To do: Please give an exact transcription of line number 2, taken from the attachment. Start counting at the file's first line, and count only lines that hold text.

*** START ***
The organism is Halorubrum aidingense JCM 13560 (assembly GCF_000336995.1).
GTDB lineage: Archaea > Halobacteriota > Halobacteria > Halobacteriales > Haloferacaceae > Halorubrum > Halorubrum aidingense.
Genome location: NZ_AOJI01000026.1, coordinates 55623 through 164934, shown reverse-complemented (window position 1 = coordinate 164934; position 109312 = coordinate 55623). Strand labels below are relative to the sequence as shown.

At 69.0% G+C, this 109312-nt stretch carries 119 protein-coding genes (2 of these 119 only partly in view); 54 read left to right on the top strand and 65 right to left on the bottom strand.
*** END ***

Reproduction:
GTDB lineage: Archaea > Halobacteriota > Halobacteria > Halobacteriales > Haloferacaceae > Halorubrum > Halorubrum aidingense.